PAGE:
instead, and now I get this error:

    Code:
    preprocessing.hpp: In instantiation of `POW<2ull, -1u>':
    preprocessing.hpp:41:   instantiated from `POW<2ull, 0u>'
    preprocessing.hpp:41:   instantiated from `POW<2ull, 1u>'
    preprocessing.hpp:41:   instantiated from `POW<2ull, 2u>'
    preprocessing.hpp:41:   instantiated from `POW<2ull, 4u>'
    preprocessing.hpp:41:   instantiated from `POW<2ull, 8u>'
    preprocessing.hpp:41:   instantiated from `POW<2ull, 16u>'
    preprocessing.hpp:41:   instantiated from `POW<2ull, 32u>'
    integer.hpp:51:   instantiated from here
    preprocessing.hpp:40: error: invalid application of `sizeof' to incomplete type `COMPILE_TIME_ERROR<1u>'
    Why do I get this error? Does it maybe have to do with my STATIC_ASSERT macro (which is tested and should work)?

    Everything works fine though if I add an extra
    Code:
    template<uint64 b> struct POW<b, 0> { enum {value = 1}; };
    afterwards. This however, I didn't need to do for my LOG_B struct which works perfectly; it looks like this by the way:

    Code:
    template<uint b, uint64 n>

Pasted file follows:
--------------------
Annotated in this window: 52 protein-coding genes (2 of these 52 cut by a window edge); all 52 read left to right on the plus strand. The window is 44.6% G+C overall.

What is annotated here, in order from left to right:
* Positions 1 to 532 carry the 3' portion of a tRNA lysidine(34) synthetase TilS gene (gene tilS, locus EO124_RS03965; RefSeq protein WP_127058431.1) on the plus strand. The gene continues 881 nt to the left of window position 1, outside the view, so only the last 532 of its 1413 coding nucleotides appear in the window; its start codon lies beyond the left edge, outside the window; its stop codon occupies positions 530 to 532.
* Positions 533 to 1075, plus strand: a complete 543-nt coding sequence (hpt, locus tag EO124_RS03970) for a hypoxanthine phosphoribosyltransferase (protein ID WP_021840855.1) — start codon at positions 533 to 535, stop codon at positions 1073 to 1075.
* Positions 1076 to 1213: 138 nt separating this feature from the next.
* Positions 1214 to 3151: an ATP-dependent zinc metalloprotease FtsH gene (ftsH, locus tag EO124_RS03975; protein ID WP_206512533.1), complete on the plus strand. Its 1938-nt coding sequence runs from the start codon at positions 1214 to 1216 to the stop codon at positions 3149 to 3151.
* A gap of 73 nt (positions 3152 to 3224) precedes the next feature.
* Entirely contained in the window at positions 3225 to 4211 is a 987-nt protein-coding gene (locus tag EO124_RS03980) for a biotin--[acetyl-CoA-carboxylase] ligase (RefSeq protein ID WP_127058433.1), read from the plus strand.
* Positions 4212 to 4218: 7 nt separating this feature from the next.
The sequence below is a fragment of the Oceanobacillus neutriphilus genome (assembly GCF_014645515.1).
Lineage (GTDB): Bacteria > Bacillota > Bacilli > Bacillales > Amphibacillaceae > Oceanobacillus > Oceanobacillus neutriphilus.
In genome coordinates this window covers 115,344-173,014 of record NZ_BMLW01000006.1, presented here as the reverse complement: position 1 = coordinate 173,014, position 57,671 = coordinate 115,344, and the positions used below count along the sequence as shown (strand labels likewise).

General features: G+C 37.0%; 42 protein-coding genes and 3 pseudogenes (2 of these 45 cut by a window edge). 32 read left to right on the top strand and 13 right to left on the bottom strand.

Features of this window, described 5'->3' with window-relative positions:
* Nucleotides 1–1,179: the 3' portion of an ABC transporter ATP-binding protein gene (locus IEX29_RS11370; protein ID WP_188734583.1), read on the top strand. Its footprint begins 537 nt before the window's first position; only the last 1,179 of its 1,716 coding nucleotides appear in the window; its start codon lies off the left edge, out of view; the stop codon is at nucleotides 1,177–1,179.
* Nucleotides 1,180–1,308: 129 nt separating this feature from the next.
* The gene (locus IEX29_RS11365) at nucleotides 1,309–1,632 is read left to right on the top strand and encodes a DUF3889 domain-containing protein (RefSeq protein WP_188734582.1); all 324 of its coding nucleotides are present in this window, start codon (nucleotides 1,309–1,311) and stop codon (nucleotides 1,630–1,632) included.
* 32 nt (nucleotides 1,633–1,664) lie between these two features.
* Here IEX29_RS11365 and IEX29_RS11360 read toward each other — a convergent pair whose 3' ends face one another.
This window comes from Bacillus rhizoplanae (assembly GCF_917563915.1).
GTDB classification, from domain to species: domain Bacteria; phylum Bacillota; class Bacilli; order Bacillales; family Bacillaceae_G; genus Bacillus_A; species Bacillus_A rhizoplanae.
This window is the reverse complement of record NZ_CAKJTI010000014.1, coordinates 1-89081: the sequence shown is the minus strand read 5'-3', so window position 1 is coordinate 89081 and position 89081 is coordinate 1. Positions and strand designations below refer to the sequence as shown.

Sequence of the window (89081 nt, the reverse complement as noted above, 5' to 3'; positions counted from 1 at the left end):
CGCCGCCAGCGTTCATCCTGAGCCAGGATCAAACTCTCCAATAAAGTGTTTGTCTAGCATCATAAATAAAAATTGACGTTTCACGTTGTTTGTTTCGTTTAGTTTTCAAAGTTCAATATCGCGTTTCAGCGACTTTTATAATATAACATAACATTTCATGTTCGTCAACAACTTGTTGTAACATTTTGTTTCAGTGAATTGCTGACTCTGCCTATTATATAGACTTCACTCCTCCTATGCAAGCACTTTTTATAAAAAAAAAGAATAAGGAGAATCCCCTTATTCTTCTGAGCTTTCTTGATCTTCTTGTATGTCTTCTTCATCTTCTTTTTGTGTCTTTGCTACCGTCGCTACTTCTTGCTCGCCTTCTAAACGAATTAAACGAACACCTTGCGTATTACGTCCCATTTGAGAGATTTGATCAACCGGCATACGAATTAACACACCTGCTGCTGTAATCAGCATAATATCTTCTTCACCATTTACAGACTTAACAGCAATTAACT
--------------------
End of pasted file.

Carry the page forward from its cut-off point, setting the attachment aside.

struct LOG_B {
        STATIC_ASSERT(b > 1);
        STATIC_ASSERT(n > 0);
        enum {value = n >= b ? LOG_B<b, n/b>::value + 1 : 0};
    };
    Last edited by TriKri; 10-28-2009 at 07:53 AM.
    Come on, you can do it! b( ~_')

  2. #2
    Guest Sebastiani's Avatar
    Join Date
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    Location
    Waterloo, Texas
    Posts
    5,655
    Unfortunately, I don't have the time right now to go over the template. I'm sure someone else will, though.

    That said, you're welcome to use this one (or at least it can be used as a reference):

    Code:
    
    namespace impl_ {
    
    template < size_t Base, size_t Exponent, size_t Accumulator >
    struct static_pow_calculator
    {
        enum
        {
            value = static_pow_calculator